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Eur J Endocrinol. 1997 Aug;137(2):127-31.

Reduced gastric inhibitory polypeptide but normal glucagon-like peptide 1 response to oral glucose in postmenopausal women with impaired glucose tolerance.

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1
Department of Medicine, Lund University, Malmö, Sweden.

Abstract

OBJECTIVE:

The gastrointestinal hormones, gastric inhibitory polypeptide (GIP) and glucagon-like peptide 1 (GLP-1), are both released from the gut after oral glucose ingestion and stimulate insulin secretion. This study examined the release of these hormones in subjects with impaired glucose tolerance (IGT), which precedes the development of non-insulin-dependent diabetes.

DESIGN AND METHODS:

Six postmenopausal women with IGT, aged 59 years, underwent a 75 g oral glucose tolerance test and plasma levels of GIP and GLP-1 were determined regularly during the following 2 h. The results were compared with those in seven age- and weight-matched women with normal glucose tolerance (NGT).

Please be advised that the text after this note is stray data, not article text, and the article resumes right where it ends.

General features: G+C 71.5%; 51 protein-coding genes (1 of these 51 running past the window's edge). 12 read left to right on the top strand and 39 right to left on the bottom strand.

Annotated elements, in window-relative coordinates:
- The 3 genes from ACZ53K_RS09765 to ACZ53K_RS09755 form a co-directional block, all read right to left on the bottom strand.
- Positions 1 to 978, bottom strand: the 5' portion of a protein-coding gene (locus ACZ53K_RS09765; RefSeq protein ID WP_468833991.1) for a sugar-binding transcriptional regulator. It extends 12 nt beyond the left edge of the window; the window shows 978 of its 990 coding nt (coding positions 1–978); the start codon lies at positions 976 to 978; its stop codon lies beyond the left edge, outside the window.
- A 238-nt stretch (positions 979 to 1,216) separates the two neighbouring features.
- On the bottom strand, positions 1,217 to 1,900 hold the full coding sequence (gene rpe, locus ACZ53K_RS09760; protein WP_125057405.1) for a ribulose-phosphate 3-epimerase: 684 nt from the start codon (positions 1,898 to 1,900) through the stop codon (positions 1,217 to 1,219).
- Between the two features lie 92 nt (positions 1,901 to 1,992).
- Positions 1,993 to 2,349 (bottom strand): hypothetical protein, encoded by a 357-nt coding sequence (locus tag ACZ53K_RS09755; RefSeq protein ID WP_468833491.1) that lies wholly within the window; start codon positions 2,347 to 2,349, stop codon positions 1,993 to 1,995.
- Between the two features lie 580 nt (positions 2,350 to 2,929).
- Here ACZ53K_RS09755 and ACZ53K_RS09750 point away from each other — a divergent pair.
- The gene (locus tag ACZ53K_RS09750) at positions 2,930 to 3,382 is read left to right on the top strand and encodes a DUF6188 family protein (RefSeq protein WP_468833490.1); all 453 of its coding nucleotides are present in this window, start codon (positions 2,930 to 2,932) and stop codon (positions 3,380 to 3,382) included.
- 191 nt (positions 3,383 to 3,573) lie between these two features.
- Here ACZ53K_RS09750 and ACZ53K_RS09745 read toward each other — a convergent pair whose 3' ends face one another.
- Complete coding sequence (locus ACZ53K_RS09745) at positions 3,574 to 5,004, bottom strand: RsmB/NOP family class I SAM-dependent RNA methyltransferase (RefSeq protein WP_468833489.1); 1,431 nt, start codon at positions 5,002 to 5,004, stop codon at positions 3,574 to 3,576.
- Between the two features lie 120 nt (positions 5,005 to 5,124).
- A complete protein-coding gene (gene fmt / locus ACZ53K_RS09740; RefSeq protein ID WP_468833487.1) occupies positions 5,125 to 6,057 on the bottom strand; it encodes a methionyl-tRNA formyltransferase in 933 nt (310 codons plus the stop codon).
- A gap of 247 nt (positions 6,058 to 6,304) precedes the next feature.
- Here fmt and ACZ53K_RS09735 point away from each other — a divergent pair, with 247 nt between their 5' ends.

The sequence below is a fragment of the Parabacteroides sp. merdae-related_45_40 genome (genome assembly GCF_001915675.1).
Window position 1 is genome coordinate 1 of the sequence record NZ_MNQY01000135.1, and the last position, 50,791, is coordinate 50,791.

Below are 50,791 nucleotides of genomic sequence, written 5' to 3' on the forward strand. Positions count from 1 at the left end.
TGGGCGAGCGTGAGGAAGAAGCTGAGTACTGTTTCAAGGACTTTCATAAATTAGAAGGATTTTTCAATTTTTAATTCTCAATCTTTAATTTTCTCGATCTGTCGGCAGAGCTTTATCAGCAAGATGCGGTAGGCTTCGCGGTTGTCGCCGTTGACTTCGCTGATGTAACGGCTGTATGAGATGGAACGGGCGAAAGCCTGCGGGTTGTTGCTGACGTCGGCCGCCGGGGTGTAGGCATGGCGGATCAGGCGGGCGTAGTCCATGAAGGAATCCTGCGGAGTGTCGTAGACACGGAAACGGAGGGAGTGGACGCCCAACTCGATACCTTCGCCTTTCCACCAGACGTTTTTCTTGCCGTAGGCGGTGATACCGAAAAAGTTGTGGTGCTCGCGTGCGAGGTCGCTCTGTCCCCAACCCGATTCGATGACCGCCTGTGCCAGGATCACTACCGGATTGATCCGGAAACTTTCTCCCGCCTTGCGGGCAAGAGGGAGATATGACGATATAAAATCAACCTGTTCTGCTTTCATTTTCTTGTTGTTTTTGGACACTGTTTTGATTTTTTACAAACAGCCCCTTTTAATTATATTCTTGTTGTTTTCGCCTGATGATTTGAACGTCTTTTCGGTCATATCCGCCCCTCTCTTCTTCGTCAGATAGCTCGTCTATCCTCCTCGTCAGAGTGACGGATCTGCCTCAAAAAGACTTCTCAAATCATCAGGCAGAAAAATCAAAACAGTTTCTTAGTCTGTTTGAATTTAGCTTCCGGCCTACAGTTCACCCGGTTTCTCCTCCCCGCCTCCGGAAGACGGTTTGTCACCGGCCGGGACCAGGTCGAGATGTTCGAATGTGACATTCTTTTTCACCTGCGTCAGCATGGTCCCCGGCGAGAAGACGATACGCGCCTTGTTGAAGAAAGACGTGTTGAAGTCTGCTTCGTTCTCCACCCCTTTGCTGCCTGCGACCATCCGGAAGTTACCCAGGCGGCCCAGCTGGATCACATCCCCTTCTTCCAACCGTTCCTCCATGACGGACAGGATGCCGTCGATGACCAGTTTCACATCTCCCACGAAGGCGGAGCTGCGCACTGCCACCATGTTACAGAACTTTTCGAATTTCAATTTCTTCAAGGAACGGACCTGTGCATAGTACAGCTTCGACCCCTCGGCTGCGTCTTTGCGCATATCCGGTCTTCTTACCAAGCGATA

RESULTS:

Basal plasma levels of GIP and GLP-1 were not different between the groups. In response to the oral glucose ingestion, plasma levels of both GIP and GLP-1 increased in both groups. The plasma GIP increase after glucose ingestion was, however, reduced in women with IGT. Thus, the GIP response as determined as the area under the curve for the 60 min after oral glucose was 34.8 +/- 3.2 pmol/l per min in women with IGT versus 56.4 +/- 7.8 pmol/l per min in those with NGT (P = 0.021). In contrast, the GLP-1 response to oral glucose was not different between the groups. By definition, the glucose response to oral glucose was markedly increased in women with IGT, and the insulin response during the second hour after glucose ingestion was exaggerated.

CONCLUSIONS:

The GIP response to oral glucose is impaired in postmenopausal women with IGT, whereas the plasma GLP-1 response is not affected.

PMID:
9272099
[Indexed for MEDLINE]
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